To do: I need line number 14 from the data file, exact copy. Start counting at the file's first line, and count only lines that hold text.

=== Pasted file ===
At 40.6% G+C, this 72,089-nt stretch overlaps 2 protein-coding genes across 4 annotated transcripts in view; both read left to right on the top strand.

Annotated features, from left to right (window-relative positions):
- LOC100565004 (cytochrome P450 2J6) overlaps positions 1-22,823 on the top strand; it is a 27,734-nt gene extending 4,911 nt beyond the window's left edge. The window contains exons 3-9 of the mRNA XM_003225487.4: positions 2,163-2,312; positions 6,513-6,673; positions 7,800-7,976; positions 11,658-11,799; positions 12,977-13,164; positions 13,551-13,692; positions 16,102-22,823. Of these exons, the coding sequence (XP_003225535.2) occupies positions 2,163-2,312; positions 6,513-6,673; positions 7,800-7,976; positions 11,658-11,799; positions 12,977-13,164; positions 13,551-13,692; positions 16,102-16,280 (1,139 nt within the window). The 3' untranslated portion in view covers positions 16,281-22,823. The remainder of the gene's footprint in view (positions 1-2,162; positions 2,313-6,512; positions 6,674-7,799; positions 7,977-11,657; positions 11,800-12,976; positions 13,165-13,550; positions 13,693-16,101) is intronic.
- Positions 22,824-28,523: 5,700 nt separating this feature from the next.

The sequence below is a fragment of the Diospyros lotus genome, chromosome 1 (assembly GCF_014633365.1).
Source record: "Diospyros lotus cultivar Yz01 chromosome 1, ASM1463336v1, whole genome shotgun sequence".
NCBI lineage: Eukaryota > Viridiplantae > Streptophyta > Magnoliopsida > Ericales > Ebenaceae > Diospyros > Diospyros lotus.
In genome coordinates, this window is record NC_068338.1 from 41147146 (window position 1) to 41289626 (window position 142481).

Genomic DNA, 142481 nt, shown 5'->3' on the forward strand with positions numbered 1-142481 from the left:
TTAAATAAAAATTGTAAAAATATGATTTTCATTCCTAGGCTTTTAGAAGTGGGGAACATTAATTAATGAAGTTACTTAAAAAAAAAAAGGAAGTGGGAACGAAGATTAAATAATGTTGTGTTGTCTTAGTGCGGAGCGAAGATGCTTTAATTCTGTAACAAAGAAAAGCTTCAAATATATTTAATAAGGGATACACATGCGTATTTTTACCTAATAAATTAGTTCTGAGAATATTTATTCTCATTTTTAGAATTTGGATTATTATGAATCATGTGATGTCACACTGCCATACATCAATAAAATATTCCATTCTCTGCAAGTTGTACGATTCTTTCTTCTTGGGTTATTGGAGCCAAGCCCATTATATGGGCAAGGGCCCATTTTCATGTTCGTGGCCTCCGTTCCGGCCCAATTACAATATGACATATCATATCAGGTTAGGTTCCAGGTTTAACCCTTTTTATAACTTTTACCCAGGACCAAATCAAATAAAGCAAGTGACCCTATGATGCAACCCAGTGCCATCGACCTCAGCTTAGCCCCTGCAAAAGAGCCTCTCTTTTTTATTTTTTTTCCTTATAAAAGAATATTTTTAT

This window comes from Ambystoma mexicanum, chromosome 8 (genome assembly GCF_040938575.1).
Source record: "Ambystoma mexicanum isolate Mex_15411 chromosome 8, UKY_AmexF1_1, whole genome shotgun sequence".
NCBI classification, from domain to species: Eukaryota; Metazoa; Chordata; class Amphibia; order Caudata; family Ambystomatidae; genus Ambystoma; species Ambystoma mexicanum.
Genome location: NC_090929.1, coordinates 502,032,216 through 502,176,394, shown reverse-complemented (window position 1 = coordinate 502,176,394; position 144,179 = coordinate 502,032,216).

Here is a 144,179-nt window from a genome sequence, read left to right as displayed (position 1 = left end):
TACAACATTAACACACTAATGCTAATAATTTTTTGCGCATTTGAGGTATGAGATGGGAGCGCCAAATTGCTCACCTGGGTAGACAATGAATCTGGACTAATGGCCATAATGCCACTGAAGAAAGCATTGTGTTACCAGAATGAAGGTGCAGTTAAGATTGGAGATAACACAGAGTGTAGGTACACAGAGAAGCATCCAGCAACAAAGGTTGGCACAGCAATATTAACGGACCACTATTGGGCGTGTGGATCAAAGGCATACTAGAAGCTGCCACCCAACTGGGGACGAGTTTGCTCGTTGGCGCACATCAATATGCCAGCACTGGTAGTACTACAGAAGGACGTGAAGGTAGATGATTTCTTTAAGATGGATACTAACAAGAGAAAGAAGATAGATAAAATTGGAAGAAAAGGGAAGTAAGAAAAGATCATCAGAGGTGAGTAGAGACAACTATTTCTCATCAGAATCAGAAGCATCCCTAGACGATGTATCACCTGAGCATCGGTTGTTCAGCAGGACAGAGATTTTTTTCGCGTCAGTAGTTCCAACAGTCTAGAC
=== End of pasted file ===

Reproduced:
Genome location: NC_090929.1, coordinates 502,032,216 through 502,176,394, shown reverse-complemented (window position 1 = coordinate 502,176,394; position 144,179 = coordinate 502,032,216).